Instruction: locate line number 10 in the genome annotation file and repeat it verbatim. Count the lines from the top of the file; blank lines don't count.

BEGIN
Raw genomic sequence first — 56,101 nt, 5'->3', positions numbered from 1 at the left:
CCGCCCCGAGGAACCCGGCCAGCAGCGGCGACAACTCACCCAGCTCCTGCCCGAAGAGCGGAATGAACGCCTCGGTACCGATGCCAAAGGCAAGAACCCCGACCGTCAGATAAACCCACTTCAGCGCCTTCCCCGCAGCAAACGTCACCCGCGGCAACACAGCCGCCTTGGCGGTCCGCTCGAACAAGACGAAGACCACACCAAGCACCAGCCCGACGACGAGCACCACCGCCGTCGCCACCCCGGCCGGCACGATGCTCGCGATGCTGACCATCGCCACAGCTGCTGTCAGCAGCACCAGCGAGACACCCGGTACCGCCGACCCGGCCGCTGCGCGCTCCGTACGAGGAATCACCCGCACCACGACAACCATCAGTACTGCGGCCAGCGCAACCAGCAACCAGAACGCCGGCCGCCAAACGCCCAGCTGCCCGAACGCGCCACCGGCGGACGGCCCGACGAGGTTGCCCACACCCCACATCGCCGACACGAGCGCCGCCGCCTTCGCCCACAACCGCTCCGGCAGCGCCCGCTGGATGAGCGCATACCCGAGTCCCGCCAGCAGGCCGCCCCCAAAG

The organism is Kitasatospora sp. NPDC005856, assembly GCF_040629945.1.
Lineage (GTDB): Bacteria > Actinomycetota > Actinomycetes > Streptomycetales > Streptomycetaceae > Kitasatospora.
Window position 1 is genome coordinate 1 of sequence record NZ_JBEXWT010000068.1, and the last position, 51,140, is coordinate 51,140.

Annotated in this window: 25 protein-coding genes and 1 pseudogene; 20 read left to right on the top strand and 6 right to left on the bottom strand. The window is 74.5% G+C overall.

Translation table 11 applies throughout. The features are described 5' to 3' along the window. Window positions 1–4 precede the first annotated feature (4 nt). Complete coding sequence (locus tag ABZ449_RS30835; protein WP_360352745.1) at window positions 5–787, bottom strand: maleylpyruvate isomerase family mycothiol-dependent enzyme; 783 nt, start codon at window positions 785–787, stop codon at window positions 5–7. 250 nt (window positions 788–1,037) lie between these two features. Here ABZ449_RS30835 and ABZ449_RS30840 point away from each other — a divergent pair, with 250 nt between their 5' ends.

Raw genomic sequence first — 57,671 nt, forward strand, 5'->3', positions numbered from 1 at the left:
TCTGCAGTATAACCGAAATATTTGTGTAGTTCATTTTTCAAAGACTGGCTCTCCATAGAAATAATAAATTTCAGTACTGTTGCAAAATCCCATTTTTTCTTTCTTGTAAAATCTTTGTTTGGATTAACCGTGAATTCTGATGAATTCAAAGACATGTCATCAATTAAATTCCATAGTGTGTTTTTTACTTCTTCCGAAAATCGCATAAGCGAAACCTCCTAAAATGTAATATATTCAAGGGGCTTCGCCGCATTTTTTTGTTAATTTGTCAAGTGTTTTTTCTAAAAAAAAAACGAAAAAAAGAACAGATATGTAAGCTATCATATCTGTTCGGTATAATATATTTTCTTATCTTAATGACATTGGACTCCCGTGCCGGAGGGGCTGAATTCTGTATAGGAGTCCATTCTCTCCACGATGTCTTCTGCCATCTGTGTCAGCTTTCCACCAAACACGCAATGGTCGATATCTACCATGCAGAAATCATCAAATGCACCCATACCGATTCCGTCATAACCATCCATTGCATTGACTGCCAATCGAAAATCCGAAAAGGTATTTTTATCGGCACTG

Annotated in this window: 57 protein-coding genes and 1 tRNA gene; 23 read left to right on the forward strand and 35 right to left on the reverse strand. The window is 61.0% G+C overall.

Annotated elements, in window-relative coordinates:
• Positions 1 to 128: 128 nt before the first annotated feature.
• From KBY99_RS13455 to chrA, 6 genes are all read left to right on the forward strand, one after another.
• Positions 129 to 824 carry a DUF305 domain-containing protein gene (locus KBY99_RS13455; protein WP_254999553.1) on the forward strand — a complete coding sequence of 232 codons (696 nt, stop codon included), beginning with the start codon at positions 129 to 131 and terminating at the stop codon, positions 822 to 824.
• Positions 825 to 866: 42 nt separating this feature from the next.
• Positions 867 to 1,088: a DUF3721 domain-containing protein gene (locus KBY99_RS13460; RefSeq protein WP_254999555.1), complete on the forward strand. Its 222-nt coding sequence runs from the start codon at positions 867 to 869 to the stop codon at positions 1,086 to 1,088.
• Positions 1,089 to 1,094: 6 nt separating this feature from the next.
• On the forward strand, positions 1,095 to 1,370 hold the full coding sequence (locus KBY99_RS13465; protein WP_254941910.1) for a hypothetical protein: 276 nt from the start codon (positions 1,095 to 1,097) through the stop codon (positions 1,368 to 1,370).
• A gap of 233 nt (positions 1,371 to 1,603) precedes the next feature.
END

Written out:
Annotated in this window: 57 protein-coding genes and 1 tRNA gene; 23 read left to right on the forward strand and 35 right to left on the reverse strand. The window is 61.0% G+C overall.